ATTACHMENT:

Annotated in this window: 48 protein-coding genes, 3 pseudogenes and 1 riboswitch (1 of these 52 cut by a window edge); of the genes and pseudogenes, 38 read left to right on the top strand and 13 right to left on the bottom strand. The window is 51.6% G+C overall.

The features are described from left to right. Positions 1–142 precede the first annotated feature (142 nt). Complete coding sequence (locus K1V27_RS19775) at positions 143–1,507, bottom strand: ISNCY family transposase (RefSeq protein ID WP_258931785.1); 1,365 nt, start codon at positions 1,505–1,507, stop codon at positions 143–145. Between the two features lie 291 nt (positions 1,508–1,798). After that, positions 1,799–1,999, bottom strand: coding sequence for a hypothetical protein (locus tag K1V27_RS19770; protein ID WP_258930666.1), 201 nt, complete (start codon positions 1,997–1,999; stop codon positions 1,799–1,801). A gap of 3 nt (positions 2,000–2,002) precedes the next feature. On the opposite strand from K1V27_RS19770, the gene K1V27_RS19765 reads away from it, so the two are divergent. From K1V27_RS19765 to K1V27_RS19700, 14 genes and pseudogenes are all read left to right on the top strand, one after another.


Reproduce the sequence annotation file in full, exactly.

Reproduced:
Annotated in this window: 48 protein-coding genes, 3 pseudogenes and 1 riboswitch (1 of these 52 cut by a window edge); of the genes and pseudogenes, 38 read left to right on the top strand and 13 right to left on the bottom strand. The window is 51.6% G+C overall.

The features are described from left to right. Positions 1–142 precede the first annotated feature (142 nt). Complete coding sequence (locus K1V27_RS19775) at positions 143–1,507, bottom strand: ISNCY family transposase (RefSeq protein ID WP_258931785.1); 1,365 nt, start codon at positions 1,505–1,507, stop codon at positions 143–145. Between the two features lie 291 nt (positions 1,508–1,798). After that, positions 1,799–1,999, bottom strand: coding sequence for a hypothetical protein (locus tag K1V27_RS19770; protein ID WP_258930666.1), 201 nt, complete (start codon positions 1,997–1,999; stop codon positions 1,799–1,801). A gap of 3 nt (positions 2,000–2,002) precedes the next feature. On the opposite strand from K1V27_RS19770, the gene K1V27_RS19765 reads away from it, so the two are divergent. From K1V27_RS19765 to K1V27_RS19700, 14 genes and pseudogenes are all read left to right on the top strand, one after another.